Assessment Week Draws Mixed Student Responses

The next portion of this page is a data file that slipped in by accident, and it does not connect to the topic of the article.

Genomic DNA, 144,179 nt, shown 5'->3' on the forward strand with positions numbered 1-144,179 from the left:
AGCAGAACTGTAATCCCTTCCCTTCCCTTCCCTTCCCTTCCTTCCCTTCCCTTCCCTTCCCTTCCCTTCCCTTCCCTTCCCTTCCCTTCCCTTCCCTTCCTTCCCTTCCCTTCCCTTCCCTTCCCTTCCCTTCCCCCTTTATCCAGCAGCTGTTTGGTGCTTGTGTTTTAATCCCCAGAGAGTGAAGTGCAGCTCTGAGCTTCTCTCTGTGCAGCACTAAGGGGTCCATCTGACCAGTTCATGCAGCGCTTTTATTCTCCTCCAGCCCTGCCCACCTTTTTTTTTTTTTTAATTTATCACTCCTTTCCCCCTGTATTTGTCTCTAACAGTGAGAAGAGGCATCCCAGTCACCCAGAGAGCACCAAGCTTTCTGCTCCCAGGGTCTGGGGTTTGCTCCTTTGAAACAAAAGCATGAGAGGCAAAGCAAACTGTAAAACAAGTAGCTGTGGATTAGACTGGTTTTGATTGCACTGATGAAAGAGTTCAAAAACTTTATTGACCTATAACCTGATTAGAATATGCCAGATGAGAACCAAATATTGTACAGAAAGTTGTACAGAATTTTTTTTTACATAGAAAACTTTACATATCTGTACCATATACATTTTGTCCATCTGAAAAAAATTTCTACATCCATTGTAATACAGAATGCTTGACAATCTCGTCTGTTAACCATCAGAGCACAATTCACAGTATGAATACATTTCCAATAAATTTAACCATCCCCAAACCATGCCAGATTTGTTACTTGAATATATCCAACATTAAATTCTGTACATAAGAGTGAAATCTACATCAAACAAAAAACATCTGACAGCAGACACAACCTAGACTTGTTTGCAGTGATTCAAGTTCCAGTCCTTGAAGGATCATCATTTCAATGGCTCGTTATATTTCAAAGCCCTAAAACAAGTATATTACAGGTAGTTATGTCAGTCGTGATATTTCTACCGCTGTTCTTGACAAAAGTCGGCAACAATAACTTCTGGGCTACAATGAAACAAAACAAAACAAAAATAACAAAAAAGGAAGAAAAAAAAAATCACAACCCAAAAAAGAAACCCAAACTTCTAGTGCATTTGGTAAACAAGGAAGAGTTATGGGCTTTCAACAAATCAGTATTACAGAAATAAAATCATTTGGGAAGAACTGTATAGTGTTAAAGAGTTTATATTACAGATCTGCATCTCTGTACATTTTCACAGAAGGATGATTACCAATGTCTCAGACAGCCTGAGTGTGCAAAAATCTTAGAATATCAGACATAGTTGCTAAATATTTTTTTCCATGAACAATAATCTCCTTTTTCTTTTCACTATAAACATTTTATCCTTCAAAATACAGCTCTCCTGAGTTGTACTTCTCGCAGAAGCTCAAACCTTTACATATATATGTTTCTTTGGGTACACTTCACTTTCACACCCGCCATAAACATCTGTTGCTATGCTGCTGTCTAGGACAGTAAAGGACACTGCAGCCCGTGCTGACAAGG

Fall Term Assessment Week provoked varied responses from the Andover community. While some students appreciated the advantages of the new testing period, others were disconcerted by the change. A brief Phillipian poll showed that 64% of students disliked the new assessment week structure, while 36% liked the alterations. The first group claimed that the new system actually added to stress, wasted time, and caused general confusion. Students who liked the schedule said that they benefited from more spread-out assessments and the opportunity to meet with teachers at the end of term. John Stableford, Head of the English department, said, “My general impression…is that Assessment Week has delivered what it promised – a chance to end each course in a way that made sense. We have some small kinks to work out, and we can do a better job at making sure our colleagues follow the rules, but for a first run I believe it went well.” The new assessment schedule was meant to relieve the stress of Dean’s Week and encourage teachers to create innovative final assessments, and to teach until the end of the term. Other students found themselves in similar situations having to turn in papers, take exams, and attend end-of-term meetings on the same day. “The only all-nighter I pulled all term was during Assessment Week,” said Nat Lavin ’07. As Dean of Studies John Rogers pointed out, that was not the faculty’s intention. He said that students should still have had enough time to study as well as write their papers, since they “still only have two major assignments and should basically have been assigned them from the beginning of the term.” Students also complained that teachers wasted their time in unnecessary class meetings. “My teacher had us play Pictionary for forty-five minutes,” William Thompson Butler ’09 complained. Mr. Rogers again blames this issue on miscommunication. “I think we might have over emphasized the expectation that every teacher use [the assessment periods],” Mr. Rogers said. Furthermore, students were frustrated to find that they were stuck on campus longer than in the past. “Many students were done with their exams by the weekend, but had to hang around campus for an extra four days just to attend some unimportant assessment,” said Annalee Leggett ’09. Other students found that excess time tsdempted some students to disregard school rules. Taylor Hall proctor Matt Silva ’07 said, “I had some friends who finished on Tuesday and had nothing to do until that Saturday, which left the door open for them to break rules.” Mr. Bacon, head of the Theater department, explained that the “weekend would have been there even if the faculty had not voted in the Assessment Week…[the] change in the calendar was a direct result of losing the two class days in Thanksgiving Week.” One of the principle goals of assessment week was to reduce the stress of Dean’s Week, yet many students found that their teachers only assigned more work, or moved it forward. “I realize that the new schedule didn’t eliminate the stress, but postponed it,” said Mike Discenza ’09. With regard to student stress, Rogers said, “It is incumbent upon us as a faculty to try to not add to that stress unless it’s necessary for optimal learning…If in the process we are increasing stress then we need to do something about that.” Eliminating this stress and confusion over the new Assessment Week will be a priority of faculty for this year. Associate Dean of Studies Elizabeth Korn will be taking a more extensive poll in the coming weeks, asking for feedback from roughly 50 students from each grade. Like many administrators involved in this issue, Rogers hopes that the new assessment system will be beneficial for students and teachers alike. He was disappointed with the confusion, and admits that the system is complicated. “Maybe we don’t have the formula right yet,” he confessed.